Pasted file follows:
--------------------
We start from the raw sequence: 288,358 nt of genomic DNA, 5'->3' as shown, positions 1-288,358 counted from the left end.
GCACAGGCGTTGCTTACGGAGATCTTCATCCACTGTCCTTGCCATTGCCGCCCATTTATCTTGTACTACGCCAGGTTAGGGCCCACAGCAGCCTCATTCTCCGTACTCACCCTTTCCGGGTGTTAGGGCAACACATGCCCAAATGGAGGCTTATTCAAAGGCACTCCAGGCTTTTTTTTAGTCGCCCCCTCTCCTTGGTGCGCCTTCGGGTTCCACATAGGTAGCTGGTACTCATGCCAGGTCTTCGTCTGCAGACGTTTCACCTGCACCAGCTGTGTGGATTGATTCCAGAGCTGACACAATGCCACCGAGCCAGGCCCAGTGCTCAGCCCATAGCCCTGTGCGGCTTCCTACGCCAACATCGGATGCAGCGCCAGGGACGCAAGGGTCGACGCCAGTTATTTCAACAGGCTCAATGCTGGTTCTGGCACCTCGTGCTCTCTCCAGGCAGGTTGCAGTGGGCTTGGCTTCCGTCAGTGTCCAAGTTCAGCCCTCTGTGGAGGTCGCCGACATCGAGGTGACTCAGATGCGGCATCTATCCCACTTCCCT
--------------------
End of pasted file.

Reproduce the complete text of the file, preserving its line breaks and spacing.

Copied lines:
We start from the raw sequence: 288,358 nt of genomic DNA, 5'->3' as shown, positions 1-288,358 counted from the left end.
GCACAGGCGTTGCTTACGGAGATCTTCATCCACTGTCCTTGCCATTGCCGCCCATTTATCTTGTACTACGCCAGGTTAGGGCCCACAGCAGCCTCATTCTCCGTACTCACCCTTTCCGGGTGTTAGGGCAACACATGCCCAAATGGAGGCTTATTCAAAGGCACTCCAGGCTTTTTTTTAGTCGCCCCCTCTCCTTGGTGCGCCTTCGGGTTCCACATAGGTAGCTGGTACTCATGCCAGGTCTTCGTCTGCAGACGTTTCACCTGCACCAGCTGTGTGGATTGATTCCAGAGCTGACACAATGCCACCGAGCCAGGCCCAGTGCTCAGCCCATAGCCCTGTGCGGCTTCCTACGCCAACATCGGATGCAGCGCCAGGGACGCAAGGGTCGACGCCAGTTATTTCAACAGGCTCAATGCTGGTTCTGGCACCTCGTGCTCTCTCCAGGCAGGTTGCAGTGGGCTTGGCTTCCGTCAGTGTCCAAGTTCAGCCCTCTGTGGAGGTCGCCGACATCGAGGTGACTCAGATGCGGCATCTATCCCACTTCCCT